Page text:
OSHA "Clarifies" its Position on Post-Accident Drug Testing
I previously talked about OSHA’s comment on anti-retaliation and that employers that require drug tests for employees involved in accidents could violate the requirement to establish a “reasonable” procedure for employee injury reports. In those comments, OSHA suggested drug testing procedures might not be “reasonable” where such a procedure could deter employees from reporting accidents. I was not alone in criticizing OSHA and argued that no reasonable employer could disregard the possibility that drug use may have been a factor in a workplace accident, especially when we are facing an opioid-addition epidemic of historic proportions.
Perhaps OSHA was listening. On October 19, 2016, OSHA issued a memorandum explaining its position in more detail. In that memo, the agency made clear it was not prohibiting employers from drug testing employees who report work-related injuries as long as the employer has an objectively reasonable basis for testing. And to its credit, OSHA did provide a helpful example of a crane accident that injured several employees working nearby but not the operator. OSHA agreed that an employer could reasonably test the injured employees—even though they didn’t operate the crane—if there were a reasonable possibility that the accident could have been caused by operator error or by mistakes made by other employees responsible for ensuring that the crane was in safe working condition. The key to the validity of drug testing would be whether the testing could provide any insight on the root causes of the incident.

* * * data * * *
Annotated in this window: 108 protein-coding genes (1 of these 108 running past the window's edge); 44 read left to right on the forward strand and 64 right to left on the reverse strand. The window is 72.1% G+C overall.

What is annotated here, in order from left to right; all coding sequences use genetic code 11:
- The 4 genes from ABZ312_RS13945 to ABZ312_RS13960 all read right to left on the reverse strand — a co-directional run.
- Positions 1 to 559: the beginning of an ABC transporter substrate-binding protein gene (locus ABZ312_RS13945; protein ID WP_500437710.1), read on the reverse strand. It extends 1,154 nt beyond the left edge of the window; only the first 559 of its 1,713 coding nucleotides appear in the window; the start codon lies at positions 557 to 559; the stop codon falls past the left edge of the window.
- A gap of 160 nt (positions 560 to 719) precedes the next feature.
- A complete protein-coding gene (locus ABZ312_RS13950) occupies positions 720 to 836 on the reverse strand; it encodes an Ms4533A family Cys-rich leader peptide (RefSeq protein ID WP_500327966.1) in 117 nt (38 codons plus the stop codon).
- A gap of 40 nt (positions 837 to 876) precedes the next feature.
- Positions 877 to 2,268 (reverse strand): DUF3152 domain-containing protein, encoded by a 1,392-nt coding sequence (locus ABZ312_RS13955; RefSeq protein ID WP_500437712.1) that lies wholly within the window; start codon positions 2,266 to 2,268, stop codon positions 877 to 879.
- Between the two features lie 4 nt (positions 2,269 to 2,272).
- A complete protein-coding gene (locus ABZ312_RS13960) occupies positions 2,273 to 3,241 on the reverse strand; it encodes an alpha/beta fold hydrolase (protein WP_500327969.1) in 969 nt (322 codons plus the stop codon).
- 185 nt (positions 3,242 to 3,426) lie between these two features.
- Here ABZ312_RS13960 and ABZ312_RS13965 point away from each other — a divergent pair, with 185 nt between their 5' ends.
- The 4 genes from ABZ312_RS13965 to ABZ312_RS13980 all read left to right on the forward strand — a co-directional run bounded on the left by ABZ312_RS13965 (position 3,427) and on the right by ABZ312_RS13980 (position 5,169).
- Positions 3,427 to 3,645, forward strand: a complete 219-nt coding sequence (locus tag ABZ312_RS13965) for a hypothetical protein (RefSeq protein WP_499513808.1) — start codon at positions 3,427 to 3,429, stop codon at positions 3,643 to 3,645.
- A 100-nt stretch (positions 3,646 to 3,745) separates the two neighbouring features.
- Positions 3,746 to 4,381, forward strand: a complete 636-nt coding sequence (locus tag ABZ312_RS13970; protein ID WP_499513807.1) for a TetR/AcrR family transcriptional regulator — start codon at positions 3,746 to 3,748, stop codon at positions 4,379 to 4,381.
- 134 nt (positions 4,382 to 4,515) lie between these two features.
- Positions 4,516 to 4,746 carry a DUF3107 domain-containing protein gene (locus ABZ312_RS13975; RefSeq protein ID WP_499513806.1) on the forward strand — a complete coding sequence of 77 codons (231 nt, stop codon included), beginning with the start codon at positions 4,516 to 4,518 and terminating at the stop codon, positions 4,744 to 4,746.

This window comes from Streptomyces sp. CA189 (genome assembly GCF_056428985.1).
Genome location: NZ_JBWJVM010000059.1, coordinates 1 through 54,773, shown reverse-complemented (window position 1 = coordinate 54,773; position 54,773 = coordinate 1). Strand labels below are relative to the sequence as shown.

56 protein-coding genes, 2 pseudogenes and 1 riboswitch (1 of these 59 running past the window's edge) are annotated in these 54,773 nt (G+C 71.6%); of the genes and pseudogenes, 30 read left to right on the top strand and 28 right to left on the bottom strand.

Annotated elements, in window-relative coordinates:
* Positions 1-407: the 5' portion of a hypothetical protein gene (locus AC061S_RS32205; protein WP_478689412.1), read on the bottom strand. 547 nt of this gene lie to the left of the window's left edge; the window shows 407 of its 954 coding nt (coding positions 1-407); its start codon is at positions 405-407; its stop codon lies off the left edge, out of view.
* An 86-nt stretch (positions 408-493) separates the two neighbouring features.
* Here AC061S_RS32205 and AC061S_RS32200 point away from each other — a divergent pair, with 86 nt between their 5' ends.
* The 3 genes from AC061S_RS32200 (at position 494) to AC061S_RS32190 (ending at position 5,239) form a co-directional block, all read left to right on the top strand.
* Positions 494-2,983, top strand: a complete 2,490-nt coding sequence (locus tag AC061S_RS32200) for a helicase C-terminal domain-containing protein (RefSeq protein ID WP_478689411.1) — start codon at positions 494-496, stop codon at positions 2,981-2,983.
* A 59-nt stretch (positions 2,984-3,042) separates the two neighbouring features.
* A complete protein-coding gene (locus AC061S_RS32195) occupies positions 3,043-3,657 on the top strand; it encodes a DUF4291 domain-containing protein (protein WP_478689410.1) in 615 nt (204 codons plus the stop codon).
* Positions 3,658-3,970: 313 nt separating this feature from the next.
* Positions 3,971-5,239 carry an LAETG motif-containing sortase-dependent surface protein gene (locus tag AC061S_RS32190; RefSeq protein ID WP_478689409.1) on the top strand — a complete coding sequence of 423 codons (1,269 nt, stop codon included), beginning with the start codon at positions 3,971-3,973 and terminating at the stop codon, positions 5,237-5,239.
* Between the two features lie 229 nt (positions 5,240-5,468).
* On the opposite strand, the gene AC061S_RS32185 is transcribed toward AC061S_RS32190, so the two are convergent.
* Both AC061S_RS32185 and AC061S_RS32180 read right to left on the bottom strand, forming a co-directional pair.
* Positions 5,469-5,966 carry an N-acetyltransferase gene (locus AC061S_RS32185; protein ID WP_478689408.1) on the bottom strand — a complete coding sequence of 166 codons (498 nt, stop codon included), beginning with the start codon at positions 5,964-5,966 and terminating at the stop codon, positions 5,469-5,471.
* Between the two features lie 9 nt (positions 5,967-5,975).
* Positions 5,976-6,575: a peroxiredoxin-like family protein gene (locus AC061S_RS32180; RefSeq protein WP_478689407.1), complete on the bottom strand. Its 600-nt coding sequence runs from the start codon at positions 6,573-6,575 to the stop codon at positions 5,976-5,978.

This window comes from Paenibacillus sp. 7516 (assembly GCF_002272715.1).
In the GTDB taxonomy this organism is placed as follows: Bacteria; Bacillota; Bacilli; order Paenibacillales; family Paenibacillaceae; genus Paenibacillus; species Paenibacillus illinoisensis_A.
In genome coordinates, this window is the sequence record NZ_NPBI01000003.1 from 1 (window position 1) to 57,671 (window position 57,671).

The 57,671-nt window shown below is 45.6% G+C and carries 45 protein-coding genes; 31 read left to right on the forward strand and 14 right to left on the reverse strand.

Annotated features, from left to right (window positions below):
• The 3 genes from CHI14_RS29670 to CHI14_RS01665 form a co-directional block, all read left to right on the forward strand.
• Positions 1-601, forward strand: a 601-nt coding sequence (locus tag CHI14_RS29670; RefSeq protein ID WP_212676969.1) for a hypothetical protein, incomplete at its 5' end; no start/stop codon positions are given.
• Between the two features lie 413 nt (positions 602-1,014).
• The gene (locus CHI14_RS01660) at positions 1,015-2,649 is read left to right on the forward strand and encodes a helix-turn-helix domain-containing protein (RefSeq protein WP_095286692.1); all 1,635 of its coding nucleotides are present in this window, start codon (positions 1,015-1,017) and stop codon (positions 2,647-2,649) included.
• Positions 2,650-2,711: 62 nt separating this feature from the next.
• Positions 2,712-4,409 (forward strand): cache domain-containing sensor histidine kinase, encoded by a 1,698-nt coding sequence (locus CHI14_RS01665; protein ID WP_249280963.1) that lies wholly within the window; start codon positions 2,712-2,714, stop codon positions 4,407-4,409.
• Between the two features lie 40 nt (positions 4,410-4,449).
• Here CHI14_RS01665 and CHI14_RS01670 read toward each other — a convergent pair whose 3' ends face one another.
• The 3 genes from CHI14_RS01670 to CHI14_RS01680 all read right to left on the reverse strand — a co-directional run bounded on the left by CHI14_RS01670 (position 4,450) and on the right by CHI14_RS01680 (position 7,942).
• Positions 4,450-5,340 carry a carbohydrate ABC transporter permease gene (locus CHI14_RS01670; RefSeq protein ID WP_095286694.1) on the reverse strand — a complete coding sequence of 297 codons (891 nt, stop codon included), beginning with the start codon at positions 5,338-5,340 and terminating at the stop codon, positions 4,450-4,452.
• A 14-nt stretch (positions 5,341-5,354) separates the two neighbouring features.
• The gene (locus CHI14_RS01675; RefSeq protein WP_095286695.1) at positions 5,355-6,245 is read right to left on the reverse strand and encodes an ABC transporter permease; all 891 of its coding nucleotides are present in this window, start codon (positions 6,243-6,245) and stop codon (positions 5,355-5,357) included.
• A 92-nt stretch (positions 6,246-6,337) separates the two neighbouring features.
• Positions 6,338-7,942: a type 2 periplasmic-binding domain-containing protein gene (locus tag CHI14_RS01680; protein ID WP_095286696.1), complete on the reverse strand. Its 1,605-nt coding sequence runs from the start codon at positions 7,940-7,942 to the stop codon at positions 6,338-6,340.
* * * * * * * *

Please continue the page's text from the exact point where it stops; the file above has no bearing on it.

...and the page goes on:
I would go a step further. I would argue that there could be a basis for testing an employee who was an “innocent bystander” who simply happened to be walking near the crane and was injured in the accident, if the employee had disregarded that he was in a zone of danger because there could be a possibility that he was under the influence of drugs. I think no one disputes that it would be unreasonable for an employer to only test injured employees and not other employees whose conduct could have contributed to the incident.
Of course, OSHA’s more reasonable position may also be in a response to a federal judge’s threat to enjoin the new regulation nationwide. In response to the pending litigation, OSHA has also agreed to delay enforcement of the anti-retaliation provisions of the new regulation until December 1, 2016.
This information is provided by Vinson & Elkins LLP for educational and informational purposes only and is not intended, nor should it be construed, as legal advice.